GM : 15


HOW TO BECOME

ADDICTED TO GOD PART 1,

ACTS 2:42

PRESS ON

BY WILL DOLE GM : 16


“They devoted themselves to the apostles’ teaching and to fellowship, to the breaking of bread and to prayer.”

ACTS 2-42 In last month’s article I used the analogy of addiction to illustrate our relationship with God. In doing so I drew three comparisons between the two. Namely, that our relationship with God appears foolish to the world, it takes some time to acquire, and once we are addicted we will want more. Intellectually, the idea works. But what good does this idea do us as we walk through our day in an attempt to press on toward the goal Christ has for us? Well really, if we stop with these three points, there is little benefit. To know I ought to be addicted to God does me no good unless I know how to become addicted to God. While there is no magic formula, over the course of the next few months I will attempt to share a few fundamental things, which we nonetheless often overlook in our lives. To become addicted to God requires more than simply attempting to make God our number one priority. This is jargon that we throw around often, especially in church circles—I know I have used this phrase many times, and perhaps you have, too. One of the mains texts used in connection with this idea is Matthew 6:33: “But seek first his kingdom and his righteousness, and all these things will be given to you as well.” The idea most people draw from this verse is something to the effect of, “If God is my number one priority, then He is going to give me the other things that I’m chasing as well.” Really? In the preceding verses, Jesus is instructing us to worry about nothing, not even the food we will eat or the clothes we will wear. Jesus is not placing the kingdom of God at the top of a list of priorities—the Pharisees were doing that already. No, He is saying that our singular pursuit ought to be God. He says we should lay aside what the pagans are worrying about (verse 32) and pursue Him instead. When we do so, He will take care of our other needs. So, Jesus should not be a priority in our lives, but rather our driving passion.

This will exemplify itself in many ways, but let’s focus on the first of four examples from Acts 2:42: “They devoted themselves to the apostles’ teaching and to fellowship, to the breaking of bread and to prayer.” The first thing we read is that we are to devote ourselves to the apostles’ teaching. Who were the apostles and what were they teaching? Not to oversimplify it, but the apostles are the guys who wrote the New Testament and they taught the words and deeds of Jesus. They also taught the Old Testament, and how it testified of Jesus. What can we draw from this? Simple: studying the Bible is important. Of course, we know this, but how often do we actually read it? And when we do read it, how much do we really learn? This is one of the ways we can discern whether God is a priority or a passion for us. If our relationship with Him is only a priority, reading the Bible is something on our checklist of things to do, and we are often inclined to either push it down the list, or hurry and get that pesky Bible reading out of the way. Perhaps we find a way to push it completely off the list. Conversely, if we are reading with the intent and the mindset of seeking His kingdom, knowing what Paul says in 2 Timothy 3:16 that all Scripture is God-breathed, then we will look at it, not as something that must be done to fulfill our list of so-called Christian duties, but as an opportunity to grow closer to our loving Creator. It should not a burden, but an incredible opportunity. If my desire is to become addicted to Him, then I need to feed my addiction. We should feast regularly on God’s word—not just in small bits and pieces reading quickly to get it done, but taking big bites and thoroughly savoring them. Chew on the details and digest the nuances. There is so much to be enjoyed. God has written to us a revelation of Himself. What a better place to start in our pursuit of Him than in devotion to His word? Let’s take action on this, and in the following issues we’ll examine the three other things found in Acts 2:42: fellowship, the breaking of bread and prayer.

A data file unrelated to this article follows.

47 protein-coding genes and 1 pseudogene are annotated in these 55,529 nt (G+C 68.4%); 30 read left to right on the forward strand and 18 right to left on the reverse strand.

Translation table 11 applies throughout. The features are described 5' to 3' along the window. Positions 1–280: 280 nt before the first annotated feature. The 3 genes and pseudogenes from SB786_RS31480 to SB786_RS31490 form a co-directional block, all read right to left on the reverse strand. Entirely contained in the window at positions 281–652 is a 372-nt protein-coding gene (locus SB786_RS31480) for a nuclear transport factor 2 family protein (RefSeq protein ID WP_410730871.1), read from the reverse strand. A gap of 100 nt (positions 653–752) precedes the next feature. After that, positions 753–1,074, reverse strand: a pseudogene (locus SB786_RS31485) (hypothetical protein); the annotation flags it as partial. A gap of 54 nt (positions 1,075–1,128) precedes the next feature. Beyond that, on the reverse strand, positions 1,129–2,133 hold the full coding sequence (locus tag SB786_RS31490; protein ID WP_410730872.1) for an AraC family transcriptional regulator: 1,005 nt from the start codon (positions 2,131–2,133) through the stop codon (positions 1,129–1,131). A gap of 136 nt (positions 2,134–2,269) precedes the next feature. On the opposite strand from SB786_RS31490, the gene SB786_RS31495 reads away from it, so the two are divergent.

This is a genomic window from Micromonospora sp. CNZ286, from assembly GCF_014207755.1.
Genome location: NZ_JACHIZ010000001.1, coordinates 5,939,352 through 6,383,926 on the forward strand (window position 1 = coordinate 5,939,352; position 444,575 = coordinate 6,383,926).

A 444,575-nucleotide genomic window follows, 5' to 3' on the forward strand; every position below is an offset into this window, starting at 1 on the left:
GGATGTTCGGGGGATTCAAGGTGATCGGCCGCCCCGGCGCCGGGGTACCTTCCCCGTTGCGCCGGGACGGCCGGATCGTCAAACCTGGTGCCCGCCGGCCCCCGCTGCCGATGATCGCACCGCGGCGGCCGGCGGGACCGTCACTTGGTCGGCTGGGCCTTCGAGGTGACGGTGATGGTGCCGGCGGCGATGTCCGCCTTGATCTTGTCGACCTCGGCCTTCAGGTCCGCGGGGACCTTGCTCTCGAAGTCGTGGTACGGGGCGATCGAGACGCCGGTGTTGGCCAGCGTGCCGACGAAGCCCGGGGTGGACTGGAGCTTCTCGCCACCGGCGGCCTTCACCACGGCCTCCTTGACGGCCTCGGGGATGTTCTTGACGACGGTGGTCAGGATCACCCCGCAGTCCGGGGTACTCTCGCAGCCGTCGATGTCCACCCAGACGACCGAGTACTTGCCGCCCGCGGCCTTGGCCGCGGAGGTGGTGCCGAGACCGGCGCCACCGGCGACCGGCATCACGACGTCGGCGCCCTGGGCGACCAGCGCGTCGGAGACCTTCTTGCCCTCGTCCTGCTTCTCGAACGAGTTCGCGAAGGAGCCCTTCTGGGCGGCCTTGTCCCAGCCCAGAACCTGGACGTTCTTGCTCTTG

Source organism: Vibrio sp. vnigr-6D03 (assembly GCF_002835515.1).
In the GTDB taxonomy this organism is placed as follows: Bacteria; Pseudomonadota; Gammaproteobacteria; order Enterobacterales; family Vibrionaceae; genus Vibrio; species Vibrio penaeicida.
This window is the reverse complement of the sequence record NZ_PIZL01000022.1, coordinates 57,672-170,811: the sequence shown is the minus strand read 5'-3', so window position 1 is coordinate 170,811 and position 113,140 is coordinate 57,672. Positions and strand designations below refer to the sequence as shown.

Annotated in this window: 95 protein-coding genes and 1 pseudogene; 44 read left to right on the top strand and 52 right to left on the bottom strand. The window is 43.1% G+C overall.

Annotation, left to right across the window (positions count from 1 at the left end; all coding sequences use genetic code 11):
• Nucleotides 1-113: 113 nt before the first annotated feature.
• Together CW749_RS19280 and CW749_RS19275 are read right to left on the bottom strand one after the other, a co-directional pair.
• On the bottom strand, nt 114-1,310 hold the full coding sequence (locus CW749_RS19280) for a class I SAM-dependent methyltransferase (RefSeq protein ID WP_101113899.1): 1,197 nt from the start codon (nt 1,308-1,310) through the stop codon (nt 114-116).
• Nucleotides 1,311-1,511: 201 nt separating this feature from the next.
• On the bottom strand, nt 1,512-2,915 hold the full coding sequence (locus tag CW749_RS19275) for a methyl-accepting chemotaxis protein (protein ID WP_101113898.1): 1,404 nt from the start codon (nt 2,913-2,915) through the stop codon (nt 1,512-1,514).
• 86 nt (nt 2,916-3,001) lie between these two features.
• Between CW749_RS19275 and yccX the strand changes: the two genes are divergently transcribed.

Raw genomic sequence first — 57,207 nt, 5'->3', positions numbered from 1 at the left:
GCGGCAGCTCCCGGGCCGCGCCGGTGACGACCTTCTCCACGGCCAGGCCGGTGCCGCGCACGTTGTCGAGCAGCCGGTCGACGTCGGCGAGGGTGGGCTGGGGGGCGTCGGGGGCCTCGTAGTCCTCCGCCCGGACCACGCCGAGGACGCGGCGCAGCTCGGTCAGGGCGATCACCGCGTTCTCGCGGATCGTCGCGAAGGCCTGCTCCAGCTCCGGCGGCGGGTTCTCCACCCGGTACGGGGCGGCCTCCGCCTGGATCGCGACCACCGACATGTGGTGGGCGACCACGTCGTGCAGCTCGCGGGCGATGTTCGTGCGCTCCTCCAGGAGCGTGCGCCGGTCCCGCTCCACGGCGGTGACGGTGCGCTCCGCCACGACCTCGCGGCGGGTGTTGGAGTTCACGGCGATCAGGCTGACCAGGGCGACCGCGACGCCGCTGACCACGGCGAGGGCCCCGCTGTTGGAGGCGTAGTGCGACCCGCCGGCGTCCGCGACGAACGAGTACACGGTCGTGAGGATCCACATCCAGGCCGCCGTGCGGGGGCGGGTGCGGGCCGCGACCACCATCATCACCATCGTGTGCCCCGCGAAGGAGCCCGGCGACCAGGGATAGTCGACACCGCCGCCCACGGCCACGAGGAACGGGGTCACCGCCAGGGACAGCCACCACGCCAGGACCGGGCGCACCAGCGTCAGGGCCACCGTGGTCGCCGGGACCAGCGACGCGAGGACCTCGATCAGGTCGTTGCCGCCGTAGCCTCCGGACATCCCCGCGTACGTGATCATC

GM : 17


THE TOOL BOX FREE MONEY, NO JOKE*